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Edison 20735 - a weird, long tale with a surprise ending


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I often grapple with mysteries about brown wax cylinders.  But recently, I got my butt kicked by a lowly molded 2M Edison - a Hispanic cylinder.  The experience was so fascinating, I thought it worth sharing.

 

Those of you who collect foreign series Edisons know that – like other mortals – the old man could and did make the same mistake twice. When National Phonograph went into the cylinder business in 1897, they used a block numbering system.  In a few years, it became unwieldy and they migrated to a chron numbering system.  Columbia did the same thing at about the same time.  But later, when National started producing cylinders for foreign markets, they repeated their mistake, creating blocks for different countries (the so-called Foreign Series).  Within a few years, some blocks were exhausted.  So they created subsidiary blocks from unused numbers.  Then, by 1910, they’d given up on the system entirely, assigning unused numbers haphazardly to recording sessions.  It was a mess.

 

Getting back to 20735, it was obviously a late 2M Hispanic, but which series did it belong to – Spanish, Mexican, Cuban, Argentinian?  I went to my cylinder discographies to identify it and… there was no catalog listing for it!  Wow!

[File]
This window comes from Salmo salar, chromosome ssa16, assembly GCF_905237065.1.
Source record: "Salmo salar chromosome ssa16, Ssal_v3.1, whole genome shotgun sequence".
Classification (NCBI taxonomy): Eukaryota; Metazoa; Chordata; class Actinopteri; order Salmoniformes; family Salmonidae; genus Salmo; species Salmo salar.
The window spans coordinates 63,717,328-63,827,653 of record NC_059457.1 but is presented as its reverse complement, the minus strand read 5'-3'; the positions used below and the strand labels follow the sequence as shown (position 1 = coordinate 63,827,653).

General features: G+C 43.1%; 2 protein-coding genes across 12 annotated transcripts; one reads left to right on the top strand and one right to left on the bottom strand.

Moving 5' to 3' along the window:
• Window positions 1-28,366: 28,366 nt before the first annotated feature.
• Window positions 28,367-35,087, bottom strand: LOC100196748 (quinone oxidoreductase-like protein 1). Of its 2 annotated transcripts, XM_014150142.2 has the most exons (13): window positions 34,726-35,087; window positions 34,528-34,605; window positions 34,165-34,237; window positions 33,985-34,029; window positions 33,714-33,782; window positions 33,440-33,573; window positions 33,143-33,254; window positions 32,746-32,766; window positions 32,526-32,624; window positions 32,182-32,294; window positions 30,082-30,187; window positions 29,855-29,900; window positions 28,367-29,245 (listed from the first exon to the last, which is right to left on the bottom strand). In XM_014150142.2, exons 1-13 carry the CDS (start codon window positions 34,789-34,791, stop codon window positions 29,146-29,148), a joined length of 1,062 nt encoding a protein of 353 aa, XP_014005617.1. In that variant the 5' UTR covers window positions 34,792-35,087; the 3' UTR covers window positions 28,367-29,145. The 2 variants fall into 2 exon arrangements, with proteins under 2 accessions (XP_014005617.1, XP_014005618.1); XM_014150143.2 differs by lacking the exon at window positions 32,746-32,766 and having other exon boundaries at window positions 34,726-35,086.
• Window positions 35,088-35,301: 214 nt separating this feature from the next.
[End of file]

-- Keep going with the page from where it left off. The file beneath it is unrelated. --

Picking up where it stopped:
So, I defaulted to looking for information about Srta. Bresonier.  Her bio shed no light on the problem: she was born in Spain, then spent her life traveling to Italy, Portugal, Cuba, Argentina, New York and California.  However, I did find an interesting listing in DAHR (what would we do without it?).  It turns out she made a disc in 1902 in Milan, recorded by Fred Gaisberg as well as a handful of Diamond Disc matrices which were never released.  The plot thickens.

 

In my experience, the Edison organization released almost everything they recorded in some shape or form, so I had to believe these sides were released too, and I was right. The Sutton Blue Amberol discography shows most of her DAHR-listed Diamond Disc titles in a 225xx Blue Amberol grouping in their CUBAN SERIES.  That pointed to 20735 being Cuban too, but I wasn’t sure.

 

According to the lid of the cylinder, the song was written by one Mauri Estev.  It turns out, he too was born in Spain, but spent most of his life in Cuba writing popular songs.  So, 20735 is a Cuban Series recording.  Case closed…but not quite.

 

Even though the cylinder is in dreadful shape, it’s so rare I thought I’d transfer it and try to clean it up.  In the process, a part of the song leapt out at me, it was so familiar.  Check out the sound file; it’s at :18 seconds for a few bars.  Turns out it is note-for-note and word-for-word from a cut on the Buena Vista Social Club album.  If you have that, go to De Camino a La Vereda and listen to it at 2:26.  Ibrahim Ferrer is credited with writing that song.  Well, maybe he wrote the rest of it, but I have to wonder if Mauri’s great grandkids have any idea that their forgotten great gramps wrote (part of) a Grammy winning tune.IMG_2705.thumb.JPG.682522efa7f58aa510944f36a8ce1698.JPG20735 Bresonier - Mujer Chismosa - 158.3 restore.mp3

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